Even those who consider themselves well versed in art may not have heard of Bahman Mohasses. His striking, disturbing oil painting, Il Minotauro fa Paura alla Gente per Bene, painted in 1966, recently sold at auction for
US$765,306, almost double the estimate. Even a more recent name may not register – kaleidoscopic abstract expressionist Monir Farmanfarmaian – who last year saw an entire museum open, and dedicated to her work. This, it might be argued, is because they’re both Iranian. And Iranian art has for decades somewhat languished in the dark.
“For a long time after the 1979 revolution, the works of Iranian masters were undervalued and many were not even seen,” explains Nazila Noebashari, founder of the Aaran Gallery in Tehran – one of the 130 or so contemporary art galleries that have opened in the Iranian capital over recent years. “But since around 2000, a lot has happened and there’s been a growing exposure for Iranian art.”
Of course, she adds, there are – given the current climate – certain limitations. “The issue of what can and cannot be exhibited in Iran is delicate – we certainly don’t show nudes, for example. And there are certain red lines on political works [that cannot be crossed],” she says. “Yet, the local market is strong and is also being supported by the Iranian diaspora, who are very fond of what’s happening in their homeland – and the way the artists are able to compete with the world in general.”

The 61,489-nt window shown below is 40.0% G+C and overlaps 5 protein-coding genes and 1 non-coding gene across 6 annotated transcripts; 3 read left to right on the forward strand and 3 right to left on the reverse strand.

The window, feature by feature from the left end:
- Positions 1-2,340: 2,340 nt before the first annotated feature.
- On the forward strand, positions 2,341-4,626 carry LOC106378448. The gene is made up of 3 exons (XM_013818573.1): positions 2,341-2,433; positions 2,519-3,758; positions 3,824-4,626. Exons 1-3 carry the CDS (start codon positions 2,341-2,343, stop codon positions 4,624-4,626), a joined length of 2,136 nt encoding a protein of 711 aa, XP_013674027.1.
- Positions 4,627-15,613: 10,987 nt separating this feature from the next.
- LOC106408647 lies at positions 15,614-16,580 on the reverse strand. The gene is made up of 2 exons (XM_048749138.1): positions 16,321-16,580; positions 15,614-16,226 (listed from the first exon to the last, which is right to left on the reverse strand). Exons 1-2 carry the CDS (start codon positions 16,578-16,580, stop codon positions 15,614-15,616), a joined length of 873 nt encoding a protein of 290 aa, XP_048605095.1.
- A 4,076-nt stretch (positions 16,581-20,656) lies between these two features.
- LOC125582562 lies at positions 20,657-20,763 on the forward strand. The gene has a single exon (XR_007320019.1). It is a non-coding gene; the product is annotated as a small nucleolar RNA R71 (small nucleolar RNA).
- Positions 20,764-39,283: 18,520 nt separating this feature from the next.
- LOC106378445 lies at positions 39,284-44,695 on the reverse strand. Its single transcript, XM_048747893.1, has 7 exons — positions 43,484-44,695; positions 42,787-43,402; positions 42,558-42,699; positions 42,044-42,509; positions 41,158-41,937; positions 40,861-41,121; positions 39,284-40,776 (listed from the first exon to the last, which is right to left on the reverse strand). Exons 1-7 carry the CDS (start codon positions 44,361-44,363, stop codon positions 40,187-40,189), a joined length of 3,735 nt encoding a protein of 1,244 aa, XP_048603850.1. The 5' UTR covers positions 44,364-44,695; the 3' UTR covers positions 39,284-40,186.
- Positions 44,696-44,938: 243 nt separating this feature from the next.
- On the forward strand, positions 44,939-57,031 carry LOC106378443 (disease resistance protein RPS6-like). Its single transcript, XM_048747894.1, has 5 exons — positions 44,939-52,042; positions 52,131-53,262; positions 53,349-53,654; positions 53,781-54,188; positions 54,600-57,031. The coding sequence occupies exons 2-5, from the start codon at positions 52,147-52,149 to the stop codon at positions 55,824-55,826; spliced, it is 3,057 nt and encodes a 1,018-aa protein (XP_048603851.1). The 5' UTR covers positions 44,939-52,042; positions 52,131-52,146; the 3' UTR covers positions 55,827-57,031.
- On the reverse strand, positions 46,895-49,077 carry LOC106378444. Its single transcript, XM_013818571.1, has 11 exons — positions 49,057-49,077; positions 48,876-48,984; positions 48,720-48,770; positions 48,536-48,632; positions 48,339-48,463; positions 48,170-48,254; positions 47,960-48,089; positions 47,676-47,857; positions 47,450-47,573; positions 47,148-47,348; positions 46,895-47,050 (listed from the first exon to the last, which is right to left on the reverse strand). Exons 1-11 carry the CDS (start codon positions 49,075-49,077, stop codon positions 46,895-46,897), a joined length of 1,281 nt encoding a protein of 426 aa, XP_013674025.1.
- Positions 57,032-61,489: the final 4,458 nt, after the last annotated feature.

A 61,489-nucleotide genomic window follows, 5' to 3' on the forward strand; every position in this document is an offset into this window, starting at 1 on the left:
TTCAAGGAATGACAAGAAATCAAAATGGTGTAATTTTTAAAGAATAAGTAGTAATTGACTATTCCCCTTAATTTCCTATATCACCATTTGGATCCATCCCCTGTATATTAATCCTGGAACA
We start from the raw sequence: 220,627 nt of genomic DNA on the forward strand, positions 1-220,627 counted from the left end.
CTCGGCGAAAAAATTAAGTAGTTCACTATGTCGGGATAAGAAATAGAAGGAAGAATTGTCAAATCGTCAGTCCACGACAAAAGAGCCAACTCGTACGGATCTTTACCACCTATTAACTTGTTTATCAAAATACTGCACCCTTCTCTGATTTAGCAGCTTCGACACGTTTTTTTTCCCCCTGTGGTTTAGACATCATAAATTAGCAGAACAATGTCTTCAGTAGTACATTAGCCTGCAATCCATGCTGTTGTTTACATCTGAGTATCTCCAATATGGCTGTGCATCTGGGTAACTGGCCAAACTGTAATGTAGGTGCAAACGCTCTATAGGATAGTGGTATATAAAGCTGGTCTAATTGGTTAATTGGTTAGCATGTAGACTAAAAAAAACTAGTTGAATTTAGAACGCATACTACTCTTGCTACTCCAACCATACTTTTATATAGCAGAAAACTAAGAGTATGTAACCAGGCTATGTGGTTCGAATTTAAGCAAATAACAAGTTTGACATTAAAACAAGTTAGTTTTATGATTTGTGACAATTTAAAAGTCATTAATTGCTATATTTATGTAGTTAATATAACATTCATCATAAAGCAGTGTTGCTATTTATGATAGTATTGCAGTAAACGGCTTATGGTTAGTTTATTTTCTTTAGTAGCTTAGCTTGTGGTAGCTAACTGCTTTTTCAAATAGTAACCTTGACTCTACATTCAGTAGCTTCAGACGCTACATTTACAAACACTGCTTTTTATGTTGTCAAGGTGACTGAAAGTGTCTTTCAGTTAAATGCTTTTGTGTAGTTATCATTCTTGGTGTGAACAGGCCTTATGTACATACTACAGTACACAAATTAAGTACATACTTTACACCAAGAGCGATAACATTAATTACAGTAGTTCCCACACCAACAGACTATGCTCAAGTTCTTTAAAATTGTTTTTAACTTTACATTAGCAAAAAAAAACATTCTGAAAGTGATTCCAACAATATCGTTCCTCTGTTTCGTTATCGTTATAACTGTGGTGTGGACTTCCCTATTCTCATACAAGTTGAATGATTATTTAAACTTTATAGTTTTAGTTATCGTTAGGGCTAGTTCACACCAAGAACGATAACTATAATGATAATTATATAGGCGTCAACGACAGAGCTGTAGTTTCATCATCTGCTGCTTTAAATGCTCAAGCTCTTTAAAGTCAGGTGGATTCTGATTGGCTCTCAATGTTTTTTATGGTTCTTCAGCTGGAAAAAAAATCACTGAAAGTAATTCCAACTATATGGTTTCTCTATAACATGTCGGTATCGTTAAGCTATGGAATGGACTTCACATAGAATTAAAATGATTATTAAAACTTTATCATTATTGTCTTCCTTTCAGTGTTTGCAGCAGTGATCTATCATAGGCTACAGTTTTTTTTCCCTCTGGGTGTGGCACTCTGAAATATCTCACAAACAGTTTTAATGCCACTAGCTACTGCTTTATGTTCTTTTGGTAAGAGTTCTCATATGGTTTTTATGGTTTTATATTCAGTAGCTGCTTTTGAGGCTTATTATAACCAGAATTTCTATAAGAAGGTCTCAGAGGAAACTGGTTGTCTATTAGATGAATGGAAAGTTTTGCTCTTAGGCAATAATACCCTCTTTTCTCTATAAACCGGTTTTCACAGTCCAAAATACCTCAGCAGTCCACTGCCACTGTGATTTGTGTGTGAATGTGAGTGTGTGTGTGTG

Indeed, Iranian art – notable among art out of the Middle East – is on the up. Esteemed institutions such as LACMA (the Los Angeles County Museum) have led the way in building a large collection of Iranian contemporary art, as has the British Museum and the Metropolitan Museum in New York.
The Louvre Lens Museum in France is showing “The Rose Empire”, an exhibition of 19th-century Persian art. Last year, works by Iranian artists shone at auction house Sotheby’s, grossing over 60 per cent of the US$2.7 million generated by the 20th Century Art: Middle East auction; while the combined results of Tehran Auction, Christie’s, Bonham’s and Sotheby’s auctions produced a record-breaking US$11.9 million in sales of Iranian artists – the next largest single nationality was Egyptian, with just US$2.6 million.
“Since the 1960s, Iran has had strong fine art institutions, so there’s also a strong academic tradition there, but of course Iran has been largely closed to outside markets for 40 years since the Islamic revolution,” says Ashkan Baghestani, Sotheby’s head of sales for Arab and Iranian Modern and Contemporary Art. That’s made for a mystery that has intrigued, but there’s a desire too now to understand the current situation in Iran – and one way is through its dynamic, vibrant and still affordable contemporary art. Artists represented by galleries in Tehran still need greater opportunities to exhibit abroad. But that will happen.”
Collectors are therefore looking beyond Iran’s headlines, and at the latest gallery developments in one of the world’s oldest and most sophisticated arts centres.